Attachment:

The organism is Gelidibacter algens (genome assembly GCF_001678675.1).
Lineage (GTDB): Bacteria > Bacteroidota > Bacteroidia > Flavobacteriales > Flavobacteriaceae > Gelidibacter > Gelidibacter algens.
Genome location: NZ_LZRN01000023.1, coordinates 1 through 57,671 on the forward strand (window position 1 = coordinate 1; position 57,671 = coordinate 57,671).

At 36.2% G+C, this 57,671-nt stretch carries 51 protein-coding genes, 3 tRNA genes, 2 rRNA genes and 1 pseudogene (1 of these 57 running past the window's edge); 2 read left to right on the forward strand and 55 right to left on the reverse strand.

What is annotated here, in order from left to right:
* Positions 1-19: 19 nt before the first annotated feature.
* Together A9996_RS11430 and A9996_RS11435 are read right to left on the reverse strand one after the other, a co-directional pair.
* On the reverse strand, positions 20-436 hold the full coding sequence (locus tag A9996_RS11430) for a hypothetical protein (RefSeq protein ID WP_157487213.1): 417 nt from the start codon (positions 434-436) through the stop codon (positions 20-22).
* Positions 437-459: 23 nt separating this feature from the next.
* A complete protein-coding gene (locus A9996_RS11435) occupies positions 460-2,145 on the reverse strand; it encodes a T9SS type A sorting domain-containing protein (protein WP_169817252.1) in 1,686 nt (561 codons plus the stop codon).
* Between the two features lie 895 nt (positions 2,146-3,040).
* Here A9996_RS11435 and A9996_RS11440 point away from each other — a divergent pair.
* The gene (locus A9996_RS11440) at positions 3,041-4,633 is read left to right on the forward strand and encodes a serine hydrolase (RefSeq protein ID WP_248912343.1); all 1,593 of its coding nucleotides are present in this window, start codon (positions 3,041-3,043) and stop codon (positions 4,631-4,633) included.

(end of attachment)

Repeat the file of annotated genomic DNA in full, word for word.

The organism is Gelidibacter algens (genome assembly GCF_001678675.1).
Lineage (GTDB): Bacteria > Bacteroidota > Bacteroidia > Flavobacteriales > Flavobacteriaceae > Gelidibacter > Gelidibacter algens.
Genome location: NZ_LZRN01000023.1, coordinates 1 through 57,671 on the forward strand (window position 1 = coordinate 1; position 57,671 = coordinate 57,671).

At 36.2% G+C, this 57,671-nt stretch carries 51 protein-coding genes, 3 tRNA genes, 2 rRNA genes and 1 pseudogene (1 of these 57 running past the window's edge); 2 read left to right on the forward strand and 55 right to left on the reverse strand.

What is annotated here, in order from left to right:
* Positions 1-19: 19 nt before the first annotated feature.
* Together A9996_RS11430 and A9996_RS11435 are read right to left on the reverse strand one after the other, a co-directional pair.
* On the reverse strand, positions 20-436 hold the full coding sequence (locus tag A9996_RS11430) for a hypothetical protein (RefSeq protein ID WP_157487213.1): 417 nt from the start codon (positions 434-436) through the stop codon (positions 20-22).
* Positions 437-459: 23 nt separating this feature from the next.
* A complete protein-coding gene (locus A9996_RS11435) occupies positions 460-2,145 on the reverse strand; it encodes a T9SS type A sorting domain-containing protein (protein WP_169817252.1) in 1,686 nt (561 codons plus the stop codon).
* Between the two features lie 895 nt (positions 2,146-3,040).
* Here A9996_RS11435 and A9996_RS11440 point away from each other — a divergent pair.
* The gene (locus A9996_RS11440) at positions 3,041-4,633 is read left to right on the forward strand and encodes a serine hydrolase (RefSeq protein ID WP_248912343.1); all 1,593 of its coding nucleotides are present in this window, start codon (positions 3,041-3,043) and stop codon (positions 4,631-4,633) included.